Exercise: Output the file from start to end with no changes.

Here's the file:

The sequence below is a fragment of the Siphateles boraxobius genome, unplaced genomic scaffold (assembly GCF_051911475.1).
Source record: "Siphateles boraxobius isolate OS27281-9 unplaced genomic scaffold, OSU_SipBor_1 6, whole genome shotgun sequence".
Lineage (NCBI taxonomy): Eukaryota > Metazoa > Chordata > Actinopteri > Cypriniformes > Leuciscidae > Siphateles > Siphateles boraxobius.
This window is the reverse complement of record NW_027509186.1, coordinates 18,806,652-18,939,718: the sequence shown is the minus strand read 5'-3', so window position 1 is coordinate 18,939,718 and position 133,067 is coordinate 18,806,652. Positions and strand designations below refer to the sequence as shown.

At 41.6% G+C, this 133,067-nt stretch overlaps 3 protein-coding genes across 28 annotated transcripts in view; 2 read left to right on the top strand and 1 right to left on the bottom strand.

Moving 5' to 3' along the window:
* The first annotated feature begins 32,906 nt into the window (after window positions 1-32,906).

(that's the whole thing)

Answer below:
The sequence below is a fragment of the Siphateles boraxobius genome, unplaced genomic scaffold (assembly GCF_051911475.1).
Source record: "Siphateles boraxobius isolate OS27281-9 unplaced genomic scaffold, OSU_SipBor_1 6, whole genome shotgun sequence".
Lineage (NCBI taxonomy): Eukaryota > Metazoa > Chordata > Actinopteri > Cypriniformes > Leuciscidae > Siphateles > Siphateles boraxobius.
This window is the reverse complement of record NW_027509186.1, coordinates 18,806,652-18,939,718: the sequence shown is the minus strand read 5'-3', so window position 1 is coordinate 18,939,718 and position 133,067 is coordinate 18,806,652. Positions and strand designations below refer to the sequence as shown.

At 41.6% G+C, this 133,067-nt stretch overlaps 3 protein-coding genes across 28 annotated transcripts in view; 2 read left to right on the top strand and 1 right to left on the bottom strand.

Moving 5' to 3' along the window:
* The first annotated feature begins 32,906 nt into the window (after window positions 1-32,906).